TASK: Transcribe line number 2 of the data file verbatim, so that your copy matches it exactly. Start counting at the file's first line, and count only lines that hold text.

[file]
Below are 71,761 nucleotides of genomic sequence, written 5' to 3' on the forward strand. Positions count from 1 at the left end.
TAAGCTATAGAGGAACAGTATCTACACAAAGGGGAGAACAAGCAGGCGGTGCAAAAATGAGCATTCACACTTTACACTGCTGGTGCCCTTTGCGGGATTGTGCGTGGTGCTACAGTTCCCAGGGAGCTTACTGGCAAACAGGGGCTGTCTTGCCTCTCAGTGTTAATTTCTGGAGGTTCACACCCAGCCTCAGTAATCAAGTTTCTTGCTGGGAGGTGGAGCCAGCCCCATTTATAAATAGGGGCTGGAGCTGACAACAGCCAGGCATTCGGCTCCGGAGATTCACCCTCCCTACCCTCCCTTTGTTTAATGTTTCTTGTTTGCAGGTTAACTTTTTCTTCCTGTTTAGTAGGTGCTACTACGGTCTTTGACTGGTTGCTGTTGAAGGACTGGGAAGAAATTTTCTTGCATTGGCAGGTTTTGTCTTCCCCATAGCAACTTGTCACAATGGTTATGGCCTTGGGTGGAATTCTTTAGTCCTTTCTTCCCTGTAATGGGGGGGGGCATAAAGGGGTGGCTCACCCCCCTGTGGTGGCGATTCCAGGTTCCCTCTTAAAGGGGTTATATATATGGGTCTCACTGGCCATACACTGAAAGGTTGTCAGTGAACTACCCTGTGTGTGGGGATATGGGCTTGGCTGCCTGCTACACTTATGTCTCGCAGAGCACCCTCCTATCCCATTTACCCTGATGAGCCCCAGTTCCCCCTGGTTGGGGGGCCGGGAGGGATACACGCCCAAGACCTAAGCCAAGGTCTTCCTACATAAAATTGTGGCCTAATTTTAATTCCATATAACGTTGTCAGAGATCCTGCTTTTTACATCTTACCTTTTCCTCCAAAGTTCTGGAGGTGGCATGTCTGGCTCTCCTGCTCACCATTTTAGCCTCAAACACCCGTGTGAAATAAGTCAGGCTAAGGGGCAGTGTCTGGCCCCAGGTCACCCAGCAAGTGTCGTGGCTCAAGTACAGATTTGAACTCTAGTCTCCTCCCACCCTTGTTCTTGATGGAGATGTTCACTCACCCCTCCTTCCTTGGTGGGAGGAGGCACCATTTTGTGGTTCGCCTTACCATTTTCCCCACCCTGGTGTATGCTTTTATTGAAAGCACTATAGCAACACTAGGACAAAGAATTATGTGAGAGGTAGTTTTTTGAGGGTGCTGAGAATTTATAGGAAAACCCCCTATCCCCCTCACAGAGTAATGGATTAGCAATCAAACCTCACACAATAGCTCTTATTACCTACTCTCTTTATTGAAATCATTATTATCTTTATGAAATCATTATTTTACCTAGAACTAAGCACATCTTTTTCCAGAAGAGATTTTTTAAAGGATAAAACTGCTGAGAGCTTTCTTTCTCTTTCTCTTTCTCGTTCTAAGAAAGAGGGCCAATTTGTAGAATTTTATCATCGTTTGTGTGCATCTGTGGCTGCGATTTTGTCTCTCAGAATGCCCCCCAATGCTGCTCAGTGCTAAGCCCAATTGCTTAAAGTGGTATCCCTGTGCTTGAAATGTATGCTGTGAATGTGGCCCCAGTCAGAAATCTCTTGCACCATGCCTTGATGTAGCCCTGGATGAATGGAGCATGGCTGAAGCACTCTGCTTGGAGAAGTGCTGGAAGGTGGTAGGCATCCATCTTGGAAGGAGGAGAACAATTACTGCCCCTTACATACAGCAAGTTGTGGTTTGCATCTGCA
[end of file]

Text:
TAAGCTATAGAGGAACAGTATCTACACAAAGGGGAGAACAAGCAGGCGGTGCAAAAATGAGCATTCACACTTTACACTGCTGGTGCCCTTTGCGGGATTGTGCGTGGTGCTACAGTTCCCAGGGAGCTTACTGGCAAACAGGGGCTGTCTTGCCTCTCAGTGTTAATTTCTGGAGGTTCACACCCAGCCTCAGTAATCAAGTTTCTTGCTGGGAGGTGGAGCCAGCCCCATTTATAAATAGGGGCTGGAGCTGACAACAGCCAGGCATTCGGCTCCGGAGATTCACCCTCCCTACCCTCCCTTTGTTTAATGTTTCTTGTTTGCAGGTTAACTTTTTCTTCCTGTTTAGTAGGTGCTACTACGGTCTTTGACTGGTTGCTGTTGAAGGACTGGGAAGAAATTTTCTTGCATTGGCAGGTTTTGTCTTCCCCATAGCAACTTGTCACAATGGTTATGGCCTTGGGTGGAATTCTTTAGTCCTTTCTTCCCTGTAATGGGGGGGGGCATAAAGGGGTGGCTCACCCCCCTGTGGTGGCGATTCCAGGTTCCCTCTTAAAGGGGTTATATATATGGGTCTCACTGGCCATACACTGAAAGGTTGTCAGTGAACTACCCTGTGTGTGGGGATATGGGCTTGGCTGCCTGCTACACTTATGTCTCGCAGAGCACCCTCCTATCCCATTTACCCTGATGAGCCCCAGTTCCCCCTGGTTGGGGGGCCGGGAGGGATACACGCCCAAGACCTAAGCCAAGGTCTTCCTACATAAAATTGTGGCCTAATTTTAATTCCATATAACGTTGTCAGAGATCCTGCTTTTTACATCTTACCTTTTCCTCCAAAGTTCTGGAGGTGGCATGTCTGGCTCTCCTGCTCACCATTTTAGCCTCAAACACCCGTGTGAAATAAGTCAGGCTAAGGGGCAGTGTCTGGCCCCAGGTCACCCAGCAAGTGTCGTGGCTCAAGTACAGATTTGAACTCTAGTCTCCTCCCACCCTTGTTCTTGATGGAGATGTTCACTCACCCCTCCTTCCTTGGTGGGAGGAGGCACCATTTTGTGGTTCGCCTTACCATTTTCCCCACCCTGGTGTATGCTTTTATTGAAAGCACTATAGCAACACTAGGACAAAGAATTATGTGAGAGGTAGTTTTTTGAGGGTGCTGAGAATTTATAGGAAAACCCCCTATCCCCCTCACAGAGTAATGGATTAGCAATCAAACCTCACACAATAGCTCTTATTACCTACTCTCTTTATTGAAATCATTATTATCTTTATGAAATCATTATTTTACCTAGAACTAAGCACATCTTTTTCCAGAAGAGATTTTTTAAAGGATAAAACTGCTGAGAGCTTTCTTTCTCTTTCTCTTTCTCGTTCTAAGAAAGAGGGCCAATTTGTAGAATTTTATCATCGTTTGTGTGCATCTGTGGCTGCGATTTTGTCTCTCAGAATGCCCCCCAATGCTGCTCAGTGCTAAGCCCAATTGCTTAAAGTGGTATCCCTGTGCTTGAAATGTATGCTGTGAATGTGGCCCCAGTCAGAAATCTCTTGCACCATGCCTTGATGTAGCCCTGGATGAATGGAGCATGGCTGAAGCACTCTGCTTGGAGAAGTGCTGGAAGGTGGTAGGCATCCATCTTGGAAGGAGGAGAACAATTACTGCCCCTTACATACAGCAAGTTGTGGTTTGCATCTGCA